In the meantime, he is teaching chess and seconding grandmasters. Last year he was the trainer and coach of the 2013 Danish champion GM Davor Palo. More about his teaching activities can be found on his website http://erikthekid.wix.com/ek-chess-school
Once the UK’s youngest master, Yang-Fan followed immediately after junior talents Gawain Jones and David Howell to achieve the International Master title, ranking among the English most promising hopes.
He has already one GM norm, but the second one eluded him in Budapest. He is simultaneously pursuing a degree in chemical engineering and the Churchill College in Cambridge and a GM title.
Oliver, supported by his girlfriend Barbara, missed out on a GM norm this time. A former European Union U12 champion, he is participating at international opens whenever possible while carrying on with his studies in Economics.
The IM tournament was won by Hungarian FM Kristof Juhasz who made an IM norm. With his younger brother Armin, who also played in the IM group (5/9), they share the love of chess and make together a steady progress.
An ice-cream proved a well deserved refreshment after a tough game for Hungarian players Peter Zentai (on the left) who played in the Open (6.5/9), IM Sandor Farago (center) who shared second place with IM Miklos Galyas (on the right) in the IM tournament .
Budapest 5th district
Budapest is considered one of the most beautiful cities in Europe, often nicknamed ‘Paris of the East’. Just like Paris, it is composed of ‘arrondissments’ or districts, 23 of them spread in widening circles. The 1st and 5th districts occupy the most central area directly opposing each other on the banks of the Danube – the district I on the Buda side and the district V on the Pest side; Buda and Pest, divided by the Danube, were two separate cities until their unification in 1873.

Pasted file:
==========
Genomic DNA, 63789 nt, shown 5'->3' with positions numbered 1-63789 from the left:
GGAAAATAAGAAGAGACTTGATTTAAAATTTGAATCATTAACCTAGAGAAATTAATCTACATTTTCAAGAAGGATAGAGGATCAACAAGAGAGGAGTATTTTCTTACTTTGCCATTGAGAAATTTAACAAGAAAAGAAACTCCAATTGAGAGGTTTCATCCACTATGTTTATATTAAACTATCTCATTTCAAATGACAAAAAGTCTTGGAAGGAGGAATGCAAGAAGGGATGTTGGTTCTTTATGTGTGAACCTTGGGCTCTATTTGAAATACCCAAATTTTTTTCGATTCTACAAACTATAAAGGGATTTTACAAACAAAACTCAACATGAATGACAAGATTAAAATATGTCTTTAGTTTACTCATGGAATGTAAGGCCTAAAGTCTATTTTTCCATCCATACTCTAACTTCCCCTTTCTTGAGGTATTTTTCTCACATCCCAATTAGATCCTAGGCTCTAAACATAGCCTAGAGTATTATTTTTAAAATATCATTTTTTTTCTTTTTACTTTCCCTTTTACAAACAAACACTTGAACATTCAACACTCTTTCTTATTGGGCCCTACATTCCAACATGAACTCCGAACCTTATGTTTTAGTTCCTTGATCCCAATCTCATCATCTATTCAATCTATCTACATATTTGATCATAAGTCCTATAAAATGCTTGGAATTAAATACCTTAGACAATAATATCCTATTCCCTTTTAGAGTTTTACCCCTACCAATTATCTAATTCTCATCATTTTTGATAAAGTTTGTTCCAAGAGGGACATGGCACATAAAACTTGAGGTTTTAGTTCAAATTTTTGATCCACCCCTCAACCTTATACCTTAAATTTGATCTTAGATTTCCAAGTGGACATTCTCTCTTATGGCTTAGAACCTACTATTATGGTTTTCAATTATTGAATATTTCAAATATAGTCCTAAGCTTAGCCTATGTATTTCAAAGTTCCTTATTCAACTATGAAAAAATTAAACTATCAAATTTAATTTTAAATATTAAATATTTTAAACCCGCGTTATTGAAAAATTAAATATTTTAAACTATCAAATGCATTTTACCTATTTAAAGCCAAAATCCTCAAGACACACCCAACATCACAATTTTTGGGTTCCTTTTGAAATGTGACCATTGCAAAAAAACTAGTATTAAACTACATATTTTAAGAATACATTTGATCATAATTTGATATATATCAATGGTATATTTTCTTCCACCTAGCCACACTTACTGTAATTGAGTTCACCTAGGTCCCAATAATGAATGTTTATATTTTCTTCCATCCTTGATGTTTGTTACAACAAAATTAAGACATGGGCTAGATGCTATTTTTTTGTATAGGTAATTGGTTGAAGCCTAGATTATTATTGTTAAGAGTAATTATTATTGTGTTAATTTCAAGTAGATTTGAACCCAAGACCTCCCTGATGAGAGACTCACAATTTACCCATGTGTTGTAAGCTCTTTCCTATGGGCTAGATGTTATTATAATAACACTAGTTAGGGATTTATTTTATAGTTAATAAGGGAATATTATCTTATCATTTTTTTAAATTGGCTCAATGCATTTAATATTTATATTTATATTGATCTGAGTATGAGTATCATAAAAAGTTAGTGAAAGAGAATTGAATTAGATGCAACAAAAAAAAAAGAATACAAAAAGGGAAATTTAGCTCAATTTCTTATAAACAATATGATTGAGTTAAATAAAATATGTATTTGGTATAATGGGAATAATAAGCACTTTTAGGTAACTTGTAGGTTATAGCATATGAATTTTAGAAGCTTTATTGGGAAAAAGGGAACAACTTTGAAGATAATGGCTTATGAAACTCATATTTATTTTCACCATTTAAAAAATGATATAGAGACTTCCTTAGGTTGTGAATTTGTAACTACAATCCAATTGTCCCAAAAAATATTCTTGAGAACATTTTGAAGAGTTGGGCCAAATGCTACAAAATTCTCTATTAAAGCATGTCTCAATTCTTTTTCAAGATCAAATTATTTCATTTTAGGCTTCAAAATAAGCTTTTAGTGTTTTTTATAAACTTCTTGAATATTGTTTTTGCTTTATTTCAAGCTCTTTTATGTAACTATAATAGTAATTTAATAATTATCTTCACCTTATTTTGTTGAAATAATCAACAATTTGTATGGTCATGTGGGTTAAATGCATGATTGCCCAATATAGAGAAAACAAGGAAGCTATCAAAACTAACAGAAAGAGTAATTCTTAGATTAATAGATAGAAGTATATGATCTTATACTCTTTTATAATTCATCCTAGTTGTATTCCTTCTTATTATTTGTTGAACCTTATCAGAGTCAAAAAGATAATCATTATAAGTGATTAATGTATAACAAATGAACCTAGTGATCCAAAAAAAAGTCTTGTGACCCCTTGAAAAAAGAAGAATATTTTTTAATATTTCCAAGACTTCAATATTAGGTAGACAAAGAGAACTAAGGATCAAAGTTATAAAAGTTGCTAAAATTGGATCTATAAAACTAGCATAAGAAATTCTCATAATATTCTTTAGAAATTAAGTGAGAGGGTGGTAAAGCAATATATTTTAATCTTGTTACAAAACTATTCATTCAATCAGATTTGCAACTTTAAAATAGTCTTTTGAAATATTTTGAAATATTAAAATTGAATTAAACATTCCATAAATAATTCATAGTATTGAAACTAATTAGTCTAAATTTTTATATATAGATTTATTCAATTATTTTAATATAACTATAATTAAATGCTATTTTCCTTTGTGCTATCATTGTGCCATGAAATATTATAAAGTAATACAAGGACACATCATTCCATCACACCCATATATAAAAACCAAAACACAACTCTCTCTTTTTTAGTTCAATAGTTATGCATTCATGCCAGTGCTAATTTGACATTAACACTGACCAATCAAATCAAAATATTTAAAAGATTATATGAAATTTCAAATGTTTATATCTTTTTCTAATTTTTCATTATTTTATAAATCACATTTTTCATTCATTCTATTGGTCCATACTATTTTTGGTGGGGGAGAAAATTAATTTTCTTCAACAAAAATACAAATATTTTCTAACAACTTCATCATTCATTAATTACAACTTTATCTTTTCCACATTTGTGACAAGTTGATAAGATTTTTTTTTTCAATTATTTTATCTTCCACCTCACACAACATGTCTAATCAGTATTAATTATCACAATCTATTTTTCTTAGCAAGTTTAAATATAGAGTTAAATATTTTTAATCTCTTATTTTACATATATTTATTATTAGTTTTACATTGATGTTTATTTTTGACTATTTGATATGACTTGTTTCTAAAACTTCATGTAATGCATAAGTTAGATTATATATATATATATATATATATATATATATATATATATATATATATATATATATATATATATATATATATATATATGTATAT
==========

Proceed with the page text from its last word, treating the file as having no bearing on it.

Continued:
The Chain Bridge connects the district I, Buda and district V, Pest
Beauty spots, historical and architectural masterpieces abound in Budapest, however, on this occasion we will present just a few, found specifically in the 5th district, which was the host of our chess event.
The 5th district, also called a Down Town (Belváros), is the heart of Budapest. It is where the city’s commercial, business and administrative life is concentrated, but also the most famous tourist spots including some of the most upscale hotels in the world.
The Hungarian Parliament House is the ‘star’ of the 5th district and an icon of Budapest. After extensive recent renovations, the building is now revealed to its full glory standing on an equally newly landscaped garden-square with an added fountain-lake. This neo-Gothic building, completed in 1904 by Hungarian architect Imre Steindl (1839, Pest – 1902 Budapest), has been further enhanced by a state-of-the-art lighting system.